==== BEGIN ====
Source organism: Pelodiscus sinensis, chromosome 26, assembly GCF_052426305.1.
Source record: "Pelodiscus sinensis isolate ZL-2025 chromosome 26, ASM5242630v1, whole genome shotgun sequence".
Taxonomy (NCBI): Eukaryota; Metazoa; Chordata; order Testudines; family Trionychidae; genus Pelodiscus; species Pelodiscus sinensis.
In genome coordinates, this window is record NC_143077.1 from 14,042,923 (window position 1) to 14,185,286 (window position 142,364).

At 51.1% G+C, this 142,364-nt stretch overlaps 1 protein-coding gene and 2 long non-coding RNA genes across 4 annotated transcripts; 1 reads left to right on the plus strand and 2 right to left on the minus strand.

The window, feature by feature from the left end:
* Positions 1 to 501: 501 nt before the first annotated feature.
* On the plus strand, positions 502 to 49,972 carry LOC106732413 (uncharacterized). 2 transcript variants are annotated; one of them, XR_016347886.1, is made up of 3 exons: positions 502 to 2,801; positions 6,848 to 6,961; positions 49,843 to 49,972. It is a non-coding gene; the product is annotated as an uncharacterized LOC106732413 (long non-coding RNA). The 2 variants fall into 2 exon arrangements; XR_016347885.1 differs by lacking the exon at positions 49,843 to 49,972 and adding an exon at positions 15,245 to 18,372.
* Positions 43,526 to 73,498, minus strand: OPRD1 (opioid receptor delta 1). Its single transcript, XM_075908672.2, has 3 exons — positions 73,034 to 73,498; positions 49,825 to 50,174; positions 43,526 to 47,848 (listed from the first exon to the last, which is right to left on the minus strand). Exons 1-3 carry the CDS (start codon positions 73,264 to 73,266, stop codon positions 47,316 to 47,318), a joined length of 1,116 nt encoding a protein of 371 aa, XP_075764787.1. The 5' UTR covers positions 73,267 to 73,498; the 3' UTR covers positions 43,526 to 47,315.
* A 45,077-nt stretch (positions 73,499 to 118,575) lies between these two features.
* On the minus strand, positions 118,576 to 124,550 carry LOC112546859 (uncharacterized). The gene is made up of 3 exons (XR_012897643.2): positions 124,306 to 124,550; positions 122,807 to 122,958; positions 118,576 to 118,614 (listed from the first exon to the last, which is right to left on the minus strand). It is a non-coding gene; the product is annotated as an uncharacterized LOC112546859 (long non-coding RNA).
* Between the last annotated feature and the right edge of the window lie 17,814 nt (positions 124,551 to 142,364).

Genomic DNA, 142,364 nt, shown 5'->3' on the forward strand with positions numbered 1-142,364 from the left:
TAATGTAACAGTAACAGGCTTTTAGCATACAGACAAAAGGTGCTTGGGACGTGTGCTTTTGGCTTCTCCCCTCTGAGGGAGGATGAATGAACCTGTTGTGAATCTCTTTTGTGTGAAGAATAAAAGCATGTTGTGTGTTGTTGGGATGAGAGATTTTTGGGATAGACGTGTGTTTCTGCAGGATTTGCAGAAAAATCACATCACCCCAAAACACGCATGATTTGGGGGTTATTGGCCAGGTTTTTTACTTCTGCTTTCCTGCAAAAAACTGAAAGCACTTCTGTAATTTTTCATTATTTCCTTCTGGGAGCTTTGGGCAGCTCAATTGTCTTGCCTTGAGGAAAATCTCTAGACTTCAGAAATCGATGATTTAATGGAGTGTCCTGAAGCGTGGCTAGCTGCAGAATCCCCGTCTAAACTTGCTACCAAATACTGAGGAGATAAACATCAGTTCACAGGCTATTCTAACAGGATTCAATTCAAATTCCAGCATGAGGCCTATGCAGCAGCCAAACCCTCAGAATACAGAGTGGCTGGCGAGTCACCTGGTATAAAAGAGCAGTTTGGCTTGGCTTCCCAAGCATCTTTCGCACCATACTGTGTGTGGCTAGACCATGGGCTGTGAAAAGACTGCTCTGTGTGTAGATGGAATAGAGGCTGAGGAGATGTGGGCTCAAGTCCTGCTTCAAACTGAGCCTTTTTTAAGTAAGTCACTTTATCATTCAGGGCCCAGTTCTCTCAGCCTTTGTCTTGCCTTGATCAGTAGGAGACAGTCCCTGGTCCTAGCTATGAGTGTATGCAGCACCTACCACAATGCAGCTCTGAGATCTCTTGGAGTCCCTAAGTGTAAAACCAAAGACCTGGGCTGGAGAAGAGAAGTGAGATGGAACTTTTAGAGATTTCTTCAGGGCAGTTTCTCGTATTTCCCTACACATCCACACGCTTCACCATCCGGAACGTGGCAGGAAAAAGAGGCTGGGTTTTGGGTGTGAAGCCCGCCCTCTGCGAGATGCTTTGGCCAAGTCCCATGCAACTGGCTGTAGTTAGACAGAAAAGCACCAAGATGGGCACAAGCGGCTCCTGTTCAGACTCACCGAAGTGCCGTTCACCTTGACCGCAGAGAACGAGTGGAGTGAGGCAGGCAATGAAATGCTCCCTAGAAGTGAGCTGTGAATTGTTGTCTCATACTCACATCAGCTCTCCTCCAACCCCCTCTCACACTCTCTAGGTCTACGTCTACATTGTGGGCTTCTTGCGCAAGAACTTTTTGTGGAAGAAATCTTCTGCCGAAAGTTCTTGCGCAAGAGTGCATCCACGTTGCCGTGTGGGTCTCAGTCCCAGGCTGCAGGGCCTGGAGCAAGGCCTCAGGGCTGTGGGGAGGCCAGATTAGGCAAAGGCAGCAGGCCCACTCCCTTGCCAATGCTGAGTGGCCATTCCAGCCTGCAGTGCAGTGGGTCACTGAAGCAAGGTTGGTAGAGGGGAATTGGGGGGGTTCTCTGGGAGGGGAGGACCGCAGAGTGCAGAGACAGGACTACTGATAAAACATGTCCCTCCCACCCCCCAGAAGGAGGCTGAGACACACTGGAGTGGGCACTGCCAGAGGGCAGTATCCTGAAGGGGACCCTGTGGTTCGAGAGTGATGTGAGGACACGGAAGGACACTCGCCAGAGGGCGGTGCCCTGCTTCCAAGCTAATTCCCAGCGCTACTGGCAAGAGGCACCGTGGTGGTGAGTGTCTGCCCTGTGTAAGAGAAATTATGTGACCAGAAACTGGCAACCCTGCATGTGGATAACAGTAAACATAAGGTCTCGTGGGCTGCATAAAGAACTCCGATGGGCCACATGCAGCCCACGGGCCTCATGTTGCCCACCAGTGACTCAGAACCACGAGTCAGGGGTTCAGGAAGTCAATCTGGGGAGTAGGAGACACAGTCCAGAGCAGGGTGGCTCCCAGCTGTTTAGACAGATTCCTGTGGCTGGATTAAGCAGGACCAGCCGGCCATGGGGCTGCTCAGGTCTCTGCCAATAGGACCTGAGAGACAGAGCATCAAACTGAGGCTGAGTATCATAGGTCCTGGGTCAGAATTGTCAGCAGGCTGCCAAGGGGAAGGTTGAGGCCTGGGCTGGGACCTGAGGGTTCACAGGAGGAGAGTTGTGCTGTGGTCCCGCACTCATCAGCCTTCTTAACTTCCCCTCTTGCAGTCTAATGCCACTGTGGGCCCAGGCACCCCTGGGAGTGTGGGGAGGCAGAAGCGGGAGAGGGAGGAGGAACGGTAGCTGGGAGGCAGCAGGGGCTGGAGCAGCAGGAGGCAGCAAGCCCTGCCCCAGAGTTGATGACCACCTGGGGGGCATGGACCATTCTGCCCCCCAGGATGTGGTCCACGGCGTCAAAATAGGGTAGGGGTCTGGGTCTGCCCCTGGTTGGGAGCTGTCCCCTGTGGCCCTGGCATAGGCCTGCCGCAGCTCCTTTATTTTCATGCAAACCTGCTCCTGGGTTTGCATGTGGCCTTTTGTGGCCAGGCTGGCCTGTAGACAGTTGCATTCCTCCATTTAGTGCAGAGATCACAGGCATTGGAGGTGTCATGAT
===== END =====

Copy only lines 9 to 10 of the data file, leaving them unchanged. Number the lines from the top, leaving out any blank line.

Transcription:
* Positions 43,526 to 73,498, minus strand: OPRD1 (opioid receptor delta 1). Its single transcript, XM_075908672.2, has 3 exons — positions 73,034 to 73,498; positions 49,825 to 50,174; positions 43,526 to 47,848 (listed from the first exon to the last, which is right to left on the minus strand). Exons 1-3 carry the CDS (start codon positions 73,264 to 73,266, stop codon positions 47,316 to 47,318), a joined length of 1,116 nt encoding a protein of 371 aa, XP_075764787.1. The 5' UTR covers positions 73,267 to 73,498; the 3' UTR covers positions 43,526 to 47,315.
* A 45,077-nt stretch (positions 73,499 to 118,575) lies between these two features.